In the following example, I’m connecting to a SQL instance, the Windows Server, HQDBT01.

  • Hqdbt01 is the server’s friendly name.
  • The location of the output file or dump directory would be //CustomQueries/. For example, the /tmp/dmv is the mount directory then the path to the dump directory would be /tmp/dmv/hqdbt01/CustomQueries/.
  • Hqdbt01 is the hostname of the SQL instance.
  • The username and password are the SQL instance access credentials. I would recommend defining a database user and granting them the required permission. In this case, the VIEW SERVER STATE permission is must to enable the user to query the DMVs.
  • The version is set to 16 or higher (SQL Server 2016 or later), the fetch the data as JSON. Otherwise, the data would be exported as Tab-Separated Values (TSV).
  • CustomQueriesPath is the path of the SQL file to which the custom queries will be written.

Change the directory to /tmp and create a directory,dmv, the mount directory. Now, FUSE the filesystem as flat files using the dbfs client.

Required:
-m/–mount-pathThe mount directory for SQL server(s) DMV files
-c/–conf-fileThe location of the configuration file
Optional:
-d/–dump-pathThe dump directory. The Default path is “/tmp/sqlserver”
-v/–verbose : Start in verbose modeEnable the logging in the verbose mode
-l/–log-fileLog file path (only be used with verbose mode)
-fForeground DBFS run
-hPrint

The DMV data can also be accessed using various data extraction commands that will be discussed later in this article.

List only those databases where database recovery model set to simple

List the database name, database information, and size columns of the database where the recovery model is set to SIMPLE. In this case, we can see that the output of one program is redirected to another program for further processing and output is formatted as tab separated values.

Configure DBFS to run custom SQL queries

Creating a custom SQL query is pretty straight-forward. As per the configuration file, go to the path /tmp/dbfs/sql and write the SQL Statement in a SQL file, demo.sql.

Type the following SQL in the demo.sql

Save the file by pressing escape :wq

The JSON output is then dumped to a file and mounted to a virtual directory. The fact is that we the docker container doesn’t have the SQL tools or any other tools installed on the source image but still, we are able to fetch the SQL data.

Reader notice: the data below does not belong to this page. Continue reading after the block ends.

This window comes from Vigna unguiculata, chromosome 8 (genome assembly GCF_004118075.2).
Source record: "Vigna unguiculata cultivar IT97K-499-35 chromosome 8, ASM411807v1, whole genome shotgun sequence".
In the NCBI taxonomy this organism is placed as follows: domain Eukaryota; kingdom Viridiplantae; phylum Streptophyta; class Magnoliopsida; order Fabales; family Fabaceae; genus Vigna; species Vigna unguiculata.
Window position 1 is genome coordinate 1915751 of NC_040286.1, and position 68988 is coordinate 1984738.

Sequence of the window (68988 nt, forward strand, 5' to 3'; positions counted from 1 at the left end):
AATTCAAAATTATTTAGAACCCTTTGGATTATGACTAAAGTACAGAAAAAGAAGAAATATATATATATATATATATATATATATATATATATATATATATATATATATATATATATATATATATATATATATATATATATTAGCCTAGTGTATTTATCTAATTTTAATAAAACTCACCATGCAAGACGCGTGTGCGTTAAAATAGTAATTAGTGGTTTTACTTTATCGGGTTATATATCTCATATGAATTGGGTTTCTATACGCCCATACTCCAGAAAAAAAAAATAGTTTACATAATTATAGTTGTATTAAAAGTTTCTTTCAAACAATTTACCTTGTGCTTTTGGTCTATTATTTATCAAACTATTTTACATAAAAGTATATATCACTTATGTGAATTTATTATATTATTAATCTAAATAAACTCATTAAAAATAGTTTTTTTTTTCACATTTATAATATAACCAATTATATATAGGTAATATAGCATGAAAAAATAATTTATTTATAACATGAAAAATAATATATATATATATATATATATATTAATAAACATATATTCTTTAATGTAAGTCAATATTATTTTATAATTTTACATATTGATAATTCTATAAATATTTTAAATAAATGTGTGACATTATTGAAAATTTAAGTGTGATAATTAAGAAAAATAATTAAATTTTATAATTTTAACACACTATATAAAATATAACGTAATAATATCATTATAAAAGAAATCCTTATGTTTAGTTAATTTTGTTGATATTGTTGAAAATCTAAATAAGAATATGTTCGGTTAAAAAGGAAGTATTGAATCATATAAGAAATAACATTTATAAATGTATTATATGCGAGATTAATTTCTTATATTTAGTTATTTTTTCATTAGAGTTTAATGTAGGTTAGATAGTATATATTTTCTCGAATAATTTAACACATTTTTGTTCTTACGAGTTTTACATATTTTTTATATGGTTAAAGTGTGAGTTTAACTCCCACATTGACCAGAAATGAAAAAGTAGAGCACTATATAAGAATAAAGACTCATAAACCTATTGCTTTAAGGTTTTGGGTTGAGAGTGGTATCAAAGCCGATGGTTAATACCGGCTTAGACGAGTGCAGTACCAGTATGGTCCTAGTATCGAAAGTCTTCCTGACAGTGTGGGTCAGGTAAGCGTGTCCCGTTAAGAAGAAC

Browse to the directory /tmp/dmv/hqdbt01/customQueries

The section talks about modifying the custom sql

Let’s update the demo.sql file with the following SQL statements or SQL of your choice:

Browse to the directory /tmp/dmv/hqdbt01/customQueries and view the file

That’s all…

The docker image is configured and tested with dbfs FUSE technique to mount the programs as virtual directories on the docker container.

Adding an existing project to GitHub using the command line

The first step is to save the docker image to a compressed file. This is the file that we are uploading to git hub repository.

Install Git on CentOS using yum

Let’s initialize or re-initialize the local directory as a Git repository

Add the tar files to the local repository. This stages them for the first commit

Commit the file that we’ve staged in the local repository

Adding the URL for the remote repository where the local repository will be pushed

Push the changes in your local repository to GitHub.

That’s all…

Wrapping Up

In the previous article, we’ve performed the readiness steps by installing Docker engine; provisioning Docker Linux VM; installing DBFS FUSE package. This article is all about understanding the internals of the DBFS FUSE. Thus far, we have seen the complete life cycle of the Docker containers. It is that simple to build, use and test programs using the agile process. Do you agree?

Prashanth Jayaram

Prashanth Jayaram

Prashanth Jayaram is working as a DB Manager for a leading MNC, Database Technologist, Author, Blogger, Automation Expert, Technet WIKI Ninja, and Powershell Geek.
Prashanth Jayaram